A black sesame twist on two classics

When I was younger, about 11 or 12, I remember really wanting to buy other people gifts for their birthdays and for Christmas. I was old enough to understand the gratification of giving, rather than receiving, but I was too young to be able to buy anything really cool. I was never given an allowance or pocket money; I simply asked for money when I needed it (all within reason, of course). I remember buying friends lip glosses from the $2 shops, as well as books, pens, CDs, bath stuff and jewellery.

When it came to my parents, I ended up buying them things with their own money, which is kind of funny but really, really pointless in hindsight. I remember buying my mum a really cheap necklace of her star sign, Aquarius. For my dad, I remember one Christmas gifting him a ring binder and rewriteable CDs. I remember he held them up in a victory-like pose and thanked me with a great, wide smile on his face, even though he had more than enough ring binders and blank CDs to choose from already.

To this day, I still struggle with gifts for my dad. Last year I bought him new headphones, which very much disappeared in comparison to the gift I bought my mum – tickets to see Mary Poppins, the musical. Naturally, he didn’t say anything or show any sort of resentment. He is my dad, after all. For his birthday I got him a massage at one of the city’s most luxurious spas and he enjoyed it but I don’t think he wants to experience something like that again. What I really wanted was to buy him a holiday, even just to Sydney, because the last time he and my mum went overseas was 13 years ago when we all went on a family trip to Los Angeles. Unfortunately I don’t quite have the money for that (yet) but I’m hoping within the next year or two I’ll be able to make that happen.

Nowadays, I’ve been utilising my newfound love of cooking to make food for my parents that they may not ever eat or very rarely eat if I didn’t make it for them – special “treats” if you will. For Mother’s Day, I made lemon drizzle cake. For Father’s Day this year (last weekend for us Kiwis), I made two desserts: black sesame panna cotta and black sesame creme brulee.

My dad has a penchant for black sesame, if you hadn’t figured out already, and I’ve been saying ever since I first made creme brulee that I would make a black sesame variation just for him. Well, for some reason, I thought I’d try panna cotta first. I found what seemed like a really good recipe  and I thought it would be a bit healthier than creme brulee, so I went for it.

I kind of wish I hadn’t.

Following the measurements, ingredients and method in the recipe exactly, I created something that was really tough, hard and completely unpleasant to eat. It was like ingesting black sesame flavoured rubber. I personally think it’s the amount of agar agar the recipe called for. I didn’t have the common sense at the time to look back on my green tea panna cotta and see what I could do better from there, which probably would have helped quite a bit.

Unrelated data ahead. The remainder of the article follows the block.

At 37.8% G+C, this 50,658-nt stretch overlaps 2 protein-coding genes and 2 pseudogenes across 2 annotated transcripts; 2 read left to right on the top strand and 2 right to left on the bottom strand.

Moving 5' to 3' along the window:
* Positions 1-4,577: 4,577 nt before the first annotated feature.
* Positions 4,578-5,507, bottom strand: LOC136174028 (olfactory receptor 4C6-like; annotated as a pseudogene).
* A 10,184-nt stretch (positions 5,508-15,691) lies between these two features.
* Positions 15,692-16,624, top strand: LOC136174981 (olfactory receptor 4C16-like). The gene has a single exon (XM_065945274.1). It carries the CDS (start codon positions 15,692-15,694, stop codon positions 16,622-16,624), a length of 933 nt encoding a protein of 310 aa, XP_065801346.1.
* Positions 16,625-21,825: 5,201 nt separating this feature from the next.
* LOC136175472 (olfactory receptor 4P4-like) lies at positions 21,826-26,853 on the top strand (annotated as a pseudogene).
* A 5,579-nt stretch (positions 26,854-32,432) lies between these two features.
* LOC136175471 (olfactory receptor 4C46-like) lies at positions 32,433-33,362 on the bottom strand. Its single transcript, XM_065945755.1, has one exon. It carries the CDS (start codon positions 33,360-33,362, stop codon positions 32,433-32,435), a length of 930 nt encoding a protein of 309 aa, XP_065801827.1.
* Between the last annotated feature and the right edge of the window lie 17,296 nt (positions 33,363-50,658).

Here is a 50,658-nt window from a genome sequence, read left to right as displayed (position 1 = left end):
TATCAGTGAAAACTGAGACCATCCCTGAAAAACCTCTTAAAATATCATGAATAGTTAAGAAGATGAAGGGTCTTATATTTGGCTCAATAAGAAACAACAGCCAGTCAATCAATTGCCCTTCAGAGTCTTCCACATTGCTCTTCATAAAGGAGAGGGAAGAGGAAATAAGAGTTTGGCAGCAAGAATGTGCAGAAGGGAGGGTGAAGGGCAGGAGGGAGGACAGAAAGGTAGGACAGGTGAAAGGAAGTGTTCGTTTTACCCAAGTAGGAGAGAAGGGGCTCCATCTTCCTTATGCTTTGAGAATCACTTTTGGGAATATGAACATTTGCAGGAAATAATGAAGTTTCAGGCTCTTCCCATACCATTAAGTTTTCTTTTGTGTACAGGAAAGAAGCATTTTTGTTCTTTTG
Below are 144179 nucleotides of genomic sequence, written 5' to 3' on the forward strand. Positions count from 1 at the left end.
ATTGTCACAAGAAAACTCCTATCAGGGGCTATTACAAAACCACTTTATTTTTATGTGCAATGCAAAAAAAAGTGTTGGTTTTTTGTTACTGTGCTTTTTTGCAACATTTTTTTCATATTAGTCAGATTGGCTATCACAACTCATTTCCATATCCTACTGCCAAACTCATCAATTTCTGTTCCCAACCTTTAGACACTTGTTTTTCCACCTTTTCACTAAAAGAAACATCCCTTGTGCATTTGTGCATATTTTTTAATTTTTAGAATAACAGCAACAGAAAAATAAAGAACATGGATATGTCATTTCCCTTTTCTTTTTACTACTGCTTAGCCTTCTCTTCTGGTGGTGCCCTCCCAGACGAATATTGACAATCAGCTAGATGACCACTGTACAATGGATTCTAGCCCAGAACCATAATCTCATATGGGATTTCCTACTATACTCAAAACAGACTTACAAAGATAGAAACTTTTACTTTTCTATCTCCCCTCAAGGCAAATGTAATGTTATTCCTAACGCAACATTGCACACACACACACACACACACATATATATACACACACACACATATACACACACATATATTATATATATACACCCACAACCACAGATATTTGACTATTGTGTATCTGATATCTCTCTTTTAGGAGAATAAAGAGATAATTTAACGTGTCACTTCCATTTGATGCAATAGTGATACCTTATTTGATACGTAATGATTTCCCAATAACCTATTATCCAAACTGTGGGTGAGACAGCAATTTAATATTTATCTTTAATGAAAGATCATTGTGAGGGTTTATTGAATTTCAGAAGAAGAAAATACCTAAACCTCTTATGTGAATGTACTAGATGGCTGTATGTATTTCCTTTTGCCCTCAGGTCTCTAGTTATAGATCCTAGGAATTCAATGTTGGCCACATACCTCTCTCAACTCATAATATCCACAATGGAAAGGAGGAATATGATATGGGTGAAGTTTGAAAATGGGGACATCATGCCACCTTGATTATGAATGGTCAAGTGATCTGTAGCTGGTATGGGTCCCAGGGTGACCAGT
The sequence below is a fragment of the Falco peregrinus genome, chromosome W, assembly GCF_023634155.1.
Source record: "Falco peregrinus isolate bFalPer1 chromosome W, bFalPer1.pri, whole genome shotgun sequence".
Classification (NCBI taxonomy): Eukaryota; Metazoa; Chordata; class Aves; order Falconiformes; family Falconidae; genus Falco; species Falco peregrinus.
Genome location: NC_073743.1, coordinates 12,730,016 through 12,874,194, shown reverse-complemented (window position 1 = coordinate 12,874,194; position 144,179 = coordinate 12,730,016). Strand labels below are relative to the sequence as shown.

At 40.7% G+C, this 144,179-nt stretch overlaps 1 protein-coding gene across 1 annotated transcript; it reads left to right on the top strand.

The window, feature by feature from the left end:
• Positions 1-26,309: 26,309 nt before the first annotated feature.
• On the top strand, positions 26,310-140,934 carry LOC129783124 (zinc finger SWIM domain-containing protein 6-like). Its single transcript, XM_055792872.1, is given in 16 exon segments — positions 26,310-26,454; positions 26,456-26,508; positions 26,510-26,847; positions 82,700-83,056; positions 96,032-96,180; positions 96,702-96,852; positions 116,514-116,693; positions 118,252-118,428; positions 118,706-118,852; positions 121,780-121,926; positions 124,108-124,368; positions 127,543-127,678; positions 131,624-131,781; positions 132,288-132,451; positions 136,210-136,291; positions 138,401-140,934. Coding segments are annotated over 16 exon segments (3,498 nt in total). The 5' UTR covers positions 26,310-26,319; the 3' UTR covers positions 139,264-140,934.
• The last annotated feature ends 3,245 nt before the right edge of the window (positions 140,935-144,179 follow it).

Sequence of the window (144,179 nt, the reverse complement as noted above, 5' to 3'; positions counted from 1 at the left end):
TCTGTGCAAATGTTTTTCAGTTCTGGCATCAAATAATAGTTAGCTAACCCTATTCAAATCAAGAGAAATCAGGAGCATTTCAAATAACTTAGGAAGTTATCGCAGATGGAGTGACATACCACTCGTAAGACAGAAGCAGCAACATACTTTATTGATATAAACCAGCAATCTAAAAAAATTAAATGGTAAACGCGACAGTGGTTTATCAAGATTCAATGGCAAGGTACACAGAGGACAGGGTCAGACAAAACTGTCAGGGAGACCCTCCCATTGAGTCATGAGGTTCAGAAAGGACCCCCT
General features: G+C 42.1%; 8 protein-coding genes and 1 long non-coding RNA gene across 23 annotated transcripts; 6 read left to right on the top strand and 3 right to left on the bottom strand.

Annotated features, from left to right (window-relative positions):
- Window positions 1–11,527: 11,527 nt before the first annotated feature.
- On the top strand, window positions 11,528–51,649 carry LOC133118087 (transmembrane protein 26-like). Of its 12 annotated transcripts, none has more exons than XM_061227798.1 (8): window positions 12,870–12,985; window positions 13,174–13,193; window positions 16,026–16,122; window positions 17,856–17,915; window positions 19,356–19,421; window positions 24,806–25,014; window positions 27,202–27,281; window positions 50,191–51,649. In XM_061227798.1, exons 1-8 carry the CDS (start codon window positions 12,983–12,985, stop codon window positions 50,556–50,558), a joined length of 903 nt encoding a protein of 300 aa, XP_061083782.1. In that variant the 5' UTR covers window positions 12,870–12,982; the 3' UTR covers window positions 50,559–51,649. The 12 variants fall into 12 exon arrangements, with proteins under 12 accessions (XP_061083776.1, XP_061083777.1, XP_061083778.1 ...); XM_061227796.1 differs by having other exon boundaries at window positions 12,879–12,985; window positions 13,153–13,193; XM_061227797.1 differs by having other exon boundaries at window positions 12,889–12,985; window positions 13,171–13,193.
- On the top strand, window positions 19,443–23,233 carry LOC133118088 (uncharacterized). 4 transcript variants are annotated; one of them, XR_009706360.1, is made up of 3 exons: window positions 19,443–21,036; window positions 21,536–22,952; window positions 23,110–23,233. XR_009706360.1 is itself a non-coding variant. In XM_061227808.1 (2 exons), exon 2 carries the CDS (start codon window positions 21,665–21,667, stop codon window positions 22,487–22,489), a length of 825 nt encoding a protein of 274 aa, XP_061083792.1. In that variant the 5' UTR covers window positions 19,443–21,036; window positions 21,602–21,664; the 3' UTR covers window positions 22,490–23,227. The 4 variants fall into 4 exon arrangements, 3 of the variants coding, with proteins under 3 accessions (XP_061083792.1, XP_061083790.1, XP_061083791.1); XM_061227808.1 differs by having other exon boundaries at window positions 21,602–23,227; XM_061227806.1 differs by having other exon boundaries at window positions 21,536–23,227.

Anyway, what’s done is done, rubbery dessert and all. I would be keen to try this dessert again but would, hopefully, remember to use less setting agent.

Black sesame panna cotta. Excuse the shocking lack of presentation skills! Photo: Tao Lin

Black sesame panna cotta. Excuse the laughable lack of presentation skills. Photo: Tao Lin

With this failed experiment and the accompanying sense of disappointment that I wasn’t able to pull through for my dad, I turned to my dearest, most velvety smooth love, creme brulee. I followed the recipe and method by Nigella Lawson – perfect for those times when you really want to make creme brulee but just cannot be bothered turning on the oven (that can’t just be me, right?!) – and guesstimated how much black sesame I used. I think I used about 3 tablespoons for half the amount of ingredients in the Nigella recipe. By the way, you can buy black sesame powder from Asian supermarkets. I’m not sure if they have different “finenesses” of powder but I’d imagine a finer powder would work best.

It turned out fantastic and it made my dad really happy, which was the main point. The colour is really off-putting – grey doesn’t really flatter any sort of food – but other than that, there’s really nothing I would change about it.

Happy Father’s Day Dad. I hope this makes up for all those redundant presents I got you in the past!

Photo: Tao Lin

A more successful black sesame creme brulee. Photo: Tao Lin

A Colourful Affair

Great Thai food, for me, is synonymous with wonderously generous portions, close friends and family and colour. Lots and lots of colour, both literally – beautiful and brilliant reds, greens, oranges, yellows – and metaphorically, in terms of the taste – a perfect balance of sweet, salty, spicy and sour elements and different textures throughout the dishes.

About one month ago my friends and I organised one of our delightful dinners together (that’s not a typo by the way, we really do need to organise things like this very well in advance) and decided on Thai as a theme, which if I recall correctly was inspired by one of the girls’ recent trips to Thailand and Bali.